Stories about East Asia from September, 2005
Vietnam: Spice up your expat life
Bored in a Vietnamese city on a Friday night? Try wandering around bars pretending to be Michael Caine, writes Friskodude.
South Korea: New ambassador
The Marmot's Hole comments on the naming of a new South Korean ambassador to the United States.
China: Graffiti ala mafioso
Tian picks up on a photo from Flickr of an apparent advertisement by a recently released jailbird in the central Chinese city of Wuhan, who wants to join or set up his own criminal organization.
China: New Party school
China Herald takes a look at the new Party school which opened in Shanghai in March 2005.
China: Shanghai streets
Shanghai Sky posts a series of street-level photos on Flickr, including a portrait of the unsung heroes of China's eastern metropolis: the traffic cop's assistants.
Chinese Bloggers on the New Internet Regulation
Ministry of Information Industry of China issued a new regulation called “Rules on the Administration of Internet News Information Services” (For Chinese Original and unofficial English Translation of the document), which aims to put more monitoring and control over Chinese internet, including News Portal Websites, Bulletin Board System and Blog....
Indonesian Blogs: Oil, protests, and bird flu
Fuel hike, demonstrations and heavy traffic jams: The government is planning to raise fuel prices on this Saturday, 1st October to address the budget deficit, and already Indonesia has seen demonstrations against the hike in the streets of Jakarta. Sporadic protests against a price increase have been launched across Indonesia...
Burma/Myanmar: The name game
Just a little conversation…about romanization. Burma Underground throws its hat into the ring on the Burma/Myanmar naming debate.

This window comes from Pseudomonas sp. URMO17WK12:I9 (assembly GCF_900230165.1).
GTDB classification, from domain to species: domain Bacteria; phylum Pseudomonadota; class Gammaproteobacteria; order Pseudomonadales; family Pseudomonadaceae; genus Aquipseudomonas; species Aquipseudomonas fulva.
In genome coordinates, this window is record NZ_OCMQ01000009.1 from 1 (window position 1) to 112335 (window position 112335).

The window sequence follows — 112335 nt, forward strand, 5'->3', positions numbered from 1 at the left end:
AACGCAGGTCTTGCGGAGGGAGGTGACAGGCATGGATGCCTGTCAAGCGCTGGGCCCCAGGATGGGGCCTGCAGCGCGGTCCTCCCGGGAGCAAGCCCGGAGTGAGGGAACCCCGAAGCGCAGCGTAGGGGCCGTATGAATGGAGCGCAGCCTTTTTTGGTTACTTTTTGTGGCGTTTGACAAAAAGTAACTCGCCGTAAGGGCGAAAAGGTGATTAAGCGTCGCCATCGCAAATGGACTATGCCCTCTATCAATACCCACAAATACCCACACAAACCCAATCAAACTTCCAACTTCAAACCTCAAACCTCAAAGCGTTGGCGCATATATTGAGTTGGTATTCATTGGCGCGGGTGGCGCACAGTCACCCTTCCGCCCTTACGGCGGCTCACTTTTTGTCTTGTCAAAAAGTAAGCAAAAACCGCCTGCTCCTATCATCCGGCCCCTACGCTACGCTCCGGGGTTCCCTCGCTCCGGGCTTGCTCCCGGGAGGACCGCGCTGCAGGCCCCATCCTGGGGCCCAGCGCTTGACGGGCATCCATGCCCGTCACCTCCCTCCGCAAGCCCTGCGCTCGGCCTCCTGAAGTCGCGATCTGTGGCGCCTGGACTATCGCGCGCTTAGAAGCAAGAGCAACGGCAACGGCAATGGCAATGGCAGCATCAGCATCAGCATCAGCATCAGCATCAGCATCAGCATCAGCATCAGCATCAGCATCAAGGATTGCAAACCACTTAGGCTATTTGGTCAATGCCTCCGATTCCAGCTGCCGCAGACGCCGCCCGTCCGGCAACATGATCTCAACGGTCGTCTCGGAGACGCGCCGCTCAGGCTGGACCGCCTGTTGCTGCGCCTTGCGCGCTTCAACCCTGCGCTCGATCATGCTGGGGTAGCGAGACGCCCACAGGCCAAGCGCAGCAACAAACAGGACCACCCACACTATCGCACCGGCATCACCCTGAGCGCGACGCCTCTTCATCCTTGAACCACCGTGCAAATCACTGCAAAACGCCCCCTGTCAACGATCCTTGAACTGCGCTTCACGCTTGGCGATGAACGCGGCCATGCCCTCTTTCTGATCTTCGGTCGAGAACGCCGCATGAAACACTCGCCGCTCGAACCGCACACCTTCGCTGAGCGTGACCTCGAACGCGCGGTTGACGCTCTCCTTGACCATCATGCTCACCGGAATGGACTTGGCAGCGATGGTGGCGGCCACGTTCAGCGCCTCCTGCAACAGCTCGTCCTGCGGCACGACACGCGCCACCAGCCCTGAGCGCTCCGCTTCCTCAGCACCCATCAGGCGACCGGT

Cambodia: What, no laptops?
Beth Kanter asks what happened to a much-vaunted scheme to provide hand-cranking laptops to children in Third World countries, and whether Cambodians will benefit from it.
Indonesia: Fuel price increases
Bali Blog braces for squalls in Indonesia following the announcement of fuel price hikes, which have historically been a flashpoint for popular unrest.
South Korea: Secrets of golfing success
AsiaPundit notes that the secret of the success of South Korean women golfers has at last been made public.
China, Japan: Threat assessment
Angry Chinese Blogger analyses just how threatening a recent leaked Japanese government document on the military threat posed by China may be to Sino-Japanese relations.
China: Unofficial news reporting
Xici Hutong posts unpublished field-notes from a Zhejiang-based Xinhua reporter regarding disciplinary action against a high-ranking Nanjing official, but the link leads now to an error message. However, ESWN has translated a portion of the report into English.
Hong Kong: Li Ao presser
ESWN translates part of the Hong Kong news conference given by Taiwan writer Li Ao, freshly arrived from his controversial speaking tour of the mainland, including the various ways in which the local press handled his stab at a common Cantonese expression…
China: U.S. citizens expelled
China Herald rounds up news coverage of the expulsion of Randy Guthrie and another U.S. citizen from China after both had served short jail terms for selling illegal DVDs.
China: Internet regs seen before
Running Dog comments on the latest set of Internet guidelines to come out of Beijing, saying that the new rules are a re-hash of the old, and that China's ability to filter and censor the Internet is already well known.
Singapore: Blogs worse than porn?
Huichieh Loy, at From a Singapore Angle takes issue with a recent commentary in the Straits Times newspaper saying blogs are worse than porn, and links to the storm of reaction this kicks up in the blogosphere.
Malaysia: ISA could lead to rights abuses
Human Rights Watch reports that Malaysia’s Internal Security Act (ISA), which gives the government unchecked powers to detain individuals for long periods without charge, is a recipe for abuse.
Thailand: Music from Chaozhou
Thai-Blogs has a photo essay on the folk art of Teochew (Chiuchow/Chaozhou) opera, and backs it up with a little of the history of the ethnic Chinese who share that birthplace.
Vietnam: The East is Punk
Coming across an array of punk-style badges in a Saigon market, NoodlePie wonders if the Vietnamese equivalent of Johnny Rotten will finally come and liberate his ears from indigenous pop music.
Blogging in the Cambodian Language
NIDA, National Information Communications Technology Development Authority, is the government agency that oversees the country's telecommunication policy. The Cambodian Government's ICT Policy encourages the development and deployment of Open Source software. The implementation partner is Khmer Open Source Project, an Open Source Software Localization project to customize Khmer-Language versions of...